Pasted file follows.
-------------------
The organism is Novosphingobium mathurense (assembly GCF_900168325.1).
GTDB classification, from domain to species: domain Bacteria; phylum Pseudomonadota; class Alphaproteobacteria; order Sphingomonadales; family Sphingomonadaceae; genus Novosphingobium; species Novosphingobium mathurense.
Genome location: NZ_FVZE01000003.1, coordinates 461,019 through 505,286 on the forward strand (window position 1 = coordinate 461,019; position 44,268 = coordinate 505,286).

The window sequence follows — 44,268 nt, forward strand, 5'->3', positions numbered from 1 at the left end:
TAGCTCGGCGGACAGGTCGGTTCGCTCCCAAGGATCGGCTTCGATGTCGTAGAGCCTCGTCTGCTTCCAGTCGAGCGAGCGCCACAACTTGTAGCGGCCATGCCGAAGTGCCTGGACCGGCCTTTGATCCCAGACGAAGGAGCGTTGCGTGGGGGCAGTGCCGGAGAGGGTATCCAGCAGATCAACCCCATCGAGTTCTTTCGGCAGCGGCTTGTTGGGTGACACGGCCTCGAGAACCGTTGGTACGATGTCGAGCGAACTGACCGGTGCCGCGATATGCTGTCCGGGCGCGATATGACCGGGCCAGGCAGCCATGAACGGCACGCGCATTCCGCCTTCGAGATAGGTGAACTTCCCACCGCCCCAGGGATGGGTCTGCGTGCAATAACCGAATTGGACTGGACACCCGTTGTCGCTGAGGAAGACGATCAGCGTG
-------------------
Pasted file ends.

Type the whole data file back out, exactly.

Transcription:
The organism is Novosphingobium mathurense (assembly GCF_900168325.1).
GTDB classification, from domain to species: domain Bacteria; phylum Pseudomonadota; class Alphaproteobacteria; order Sphingomonadales; family Sphingomonadaceae; genus Novosphingobium; species Novosphingobium mathurense.
Genome location: NZ_FVZE01000003.1, coordinates 461,019 through 505,286 on the forward strand (window position 1 = coordinate 461,019; position 44,268 = coordinate 505,286).

The window sequence follows — 44,268 nt, forward strand, 5'->3', positions numbered from 1 at the left end:
TAGCTCGGCGGACAGGTCGGTTCGCTCCCAAGGATCGGCTTCGATGTCGTAGAGCCTCGTCTGCTTCCAGTCGAGCGAGCGCCACAACTTGTAGCGGCCATGCCGAAGTGCCTGGACCGGCCTTTGATCCCAGACGAAGGAGCGTTGCGTGGGGGCAGTGCCGGAGAGGGTATCCAGCAGATCAACCCCATCGAGTTCTTTCGGCAGCGGCTTGTTGGGTGACACGGCCTCGAGAACCGTTGGTACGATGTCGAGCGAACTGACCGGTGCCGCGATATGCTGTCCGGGCGCGATATGACCGGGCCAGGCAGCCATGAACGGCACGCGCATTCCGCCTTCGAGATAGGTGAACTTCCCACCGCCCCAGGGATGGGTCTGCGTGCAATAACCGAATTGGACTGGACACCCGTTGTCGCTGAGGAAGACGATCAGCGTG